2013-2017 – The Glory Years
This was not the year of the Nosebleed. After a solid 2016 campaign lending to a 10-3 record and the regular season Inner Loop title they were battered by the Horsemen in the playoffs – this battering appeared to have been a debilitating blow to the confidence of the franchise which would bleed into their on field performance.
The week 2 match up would, once more, show an extreme lack of coaching grit by the Nosebleeds. Not only would they (once again) bench the high draft capital Broncos defense for a lesser team, but they would start the ghost of Adrian Peterson. Gronk provided a brief scare, but the top to bottom better team seems to always be the Horsemen.
In week 13 the Horsemen had the opportunity to sweep the series for the first time since 2015. TheNosebleeds had pretty much mailed in the season by this point while the Horsemen were emphatically laying claim to the first Inner Loop title in team history and looking to roll into the playoffs with some positive momentum.
And roll they did.
The Nosebleeds would be hammered further into obscurity with the lowest scoring output in series history. Once again, they would confusingly bench the Broncos defense. And, once again, they would lose – owing 61% of the entry fee for the 2018 Horsemen and leaving the JW Memorial Trophy in the hands of the Horsemen for the 5th straight year.
The 2016 series began with a defensive battle. Meaning that the Nosebleeds started the Ravens over their coveted Broncos defense so as not to be playing against Andrew Luck. I guess they’ve never heard of hedging. Starting the Broncos would have brought them within 3 points… starting Melvin Gordon over the broken down Adrian Peterson (or the broken down Rashad Jennings) would have given them the easy win. Fortunately, the Nosebleeds aren’t known for logical decision making and, despite a poor performance by the defending champions, they were unable to capitalize.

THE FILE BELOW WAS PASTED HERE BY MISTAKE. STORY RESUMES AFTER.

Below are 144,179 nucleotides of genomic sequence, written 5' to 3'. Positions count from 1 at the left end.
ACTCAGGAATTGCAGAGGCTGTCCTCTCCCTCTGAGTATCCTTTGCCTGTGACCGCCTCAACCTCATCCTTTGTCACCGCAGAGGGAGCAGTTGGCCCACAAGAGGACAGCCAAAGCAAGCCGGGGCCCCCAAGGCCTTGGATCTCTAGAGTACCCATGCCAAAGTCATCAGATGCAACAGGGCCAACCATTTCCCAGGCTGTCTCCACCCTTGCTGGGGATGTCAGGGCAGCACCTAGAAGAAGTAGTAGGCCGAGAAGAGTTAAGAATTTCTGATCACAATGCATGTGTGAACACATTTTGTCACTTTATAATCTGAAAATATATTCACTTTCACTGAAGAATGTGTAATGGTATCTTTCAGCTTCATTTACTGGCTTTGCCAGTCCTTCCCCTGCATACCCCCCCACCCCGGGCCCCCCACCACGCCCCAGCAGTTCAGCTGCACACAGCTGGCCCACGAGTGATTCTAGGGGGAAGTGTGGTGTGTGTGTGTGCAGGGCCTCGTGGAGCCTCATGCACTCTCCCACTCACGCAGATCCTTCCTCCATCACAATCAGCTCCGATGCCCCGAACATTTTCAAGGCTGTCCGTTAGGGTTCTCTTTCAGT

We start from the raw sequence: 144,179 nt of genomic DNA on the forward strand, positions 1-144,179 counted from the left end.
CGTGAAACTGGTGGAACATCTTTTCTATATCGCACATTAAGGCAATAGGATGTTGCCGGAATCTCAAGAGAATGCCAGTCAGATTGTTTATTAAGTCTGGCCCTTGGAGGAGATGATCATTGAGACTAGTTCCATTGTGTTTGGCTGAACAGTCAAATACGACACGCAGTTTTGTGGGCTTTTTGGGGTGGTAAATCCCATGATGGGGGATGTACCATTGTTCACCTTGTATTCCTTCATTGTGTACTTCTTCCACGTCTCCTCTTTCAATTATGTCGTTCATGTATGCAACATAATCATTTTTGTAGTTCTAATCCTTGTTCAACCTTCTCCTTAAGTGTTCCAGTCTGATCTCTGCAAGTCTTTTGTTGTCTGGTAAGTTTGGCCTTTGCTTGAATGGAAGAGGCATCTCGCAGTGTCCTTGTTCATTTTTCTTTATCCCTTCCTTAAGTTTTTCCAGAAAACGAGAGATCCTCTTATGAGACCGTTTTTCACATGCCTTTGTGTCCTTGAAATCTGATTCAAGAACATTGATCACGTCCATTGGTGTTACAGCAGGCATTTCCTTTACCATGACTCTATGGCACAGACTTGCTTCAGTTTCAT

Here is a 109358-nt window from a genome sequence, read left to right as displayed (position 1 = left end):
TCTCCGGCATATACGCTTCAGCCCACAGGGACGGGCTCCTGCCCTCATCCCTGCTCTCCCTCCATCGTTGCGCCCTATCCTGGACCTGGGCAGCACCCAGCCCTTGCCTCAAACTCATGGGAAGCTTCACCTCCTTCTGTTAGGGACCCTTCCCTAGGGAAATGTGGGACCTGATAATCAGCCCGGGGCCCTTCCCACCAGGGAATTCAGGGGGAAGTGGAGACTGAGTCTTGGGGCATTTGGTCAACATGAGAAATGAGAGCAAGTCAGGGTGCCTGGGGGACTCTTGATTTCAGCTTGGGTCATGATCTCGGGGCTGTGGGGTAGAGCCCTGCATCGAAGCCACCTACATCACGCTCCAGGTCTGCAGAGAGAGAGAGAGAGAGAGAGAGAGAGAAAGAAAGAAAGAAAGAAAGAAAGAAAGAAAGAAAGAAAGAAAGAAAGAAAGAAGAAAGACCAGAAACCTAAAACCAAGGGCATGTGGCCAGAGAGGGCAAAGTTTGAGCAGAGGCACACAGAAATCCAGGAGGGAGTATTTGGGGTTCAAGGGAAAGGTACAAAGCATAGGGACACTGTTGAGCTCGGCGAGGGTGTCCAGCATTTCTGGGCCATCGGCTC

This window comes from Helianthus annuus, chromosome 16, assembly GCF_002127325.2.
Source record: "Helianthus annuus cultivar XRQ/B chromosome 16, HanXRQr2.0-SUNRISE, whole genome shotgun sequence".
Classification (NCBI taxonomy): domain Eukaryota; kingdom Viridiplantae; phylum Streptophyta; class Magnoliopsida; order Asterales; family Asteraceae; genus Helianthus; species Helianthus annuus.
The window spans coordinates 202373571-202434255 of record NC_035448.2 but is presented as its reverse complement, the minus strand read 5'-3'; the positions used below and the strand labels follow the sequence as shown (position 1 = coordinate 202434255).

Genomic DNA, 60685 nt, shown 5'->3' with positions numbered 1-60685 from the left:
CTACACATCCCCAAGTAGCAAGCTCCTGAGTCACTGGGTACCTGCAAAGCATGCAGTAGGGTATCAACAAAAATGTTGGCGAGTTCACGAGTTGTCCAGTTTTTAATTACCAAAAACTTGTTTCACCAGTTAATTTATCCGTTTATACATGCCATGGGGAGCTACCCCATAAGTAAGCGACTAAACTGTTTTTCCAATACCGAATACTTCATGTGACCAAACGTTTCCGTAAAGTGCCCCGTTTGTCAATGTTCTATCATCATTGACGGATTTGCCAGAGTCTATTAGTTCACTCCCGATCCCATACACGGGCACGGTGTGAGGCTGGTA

Their second meeting to finish off the regular season didn’t go quite as well for the Horsemen. Despite decent output from their core starters aside from Lamar Miller, as well as an effective kicker substitution after Gostkowski continued to disappoint. The inconsistent Luck came in with 2nd best game of the year and Jordan Howard was gifted a game against the 49ers – which would be the best of his career. With no truly elite performances, the Horseman would fall miserably. The 34 point deficit would be their worst loss of the series and would break up a 4 game winning streak against the ‘bleeds.
For the first time in league history, The Battle of TC Jester would be decided by a playoff tiebreaker. And it would be disgusting.
The pieces all came together for the Horsemen running game with Gore, Bell, Miller, Blount, Dixon and Powell all scoring double figures. Of course, they all weren’t starting… but it wouldn’t have mattered which combination had. Gordon went down early while trying to recover a fumble, Jordan Howard didn’t get to play the 49ers, and Andrew Luck was just regular old Andrew Luck. The Horsemen would follow up their 34 point walloping with a 39 point one of their own. The 3rd biggest loss by the Nosebleeds for the 4th straight BOTCJ title and the opportunity to play for a 2nd straight COL championship.
2016 marked the end of the original rivalry agreement.
Ranked 1st in the preseason coaches’ poll and coming off a huge revenge game against the defending champions, taking it to the Nosebleeds was the next essential step for having a successful season and getting over the hump. The Horsemen had barely slipped by the prior two years and coming into 2015 we’d yet to see the dreaded season sweep.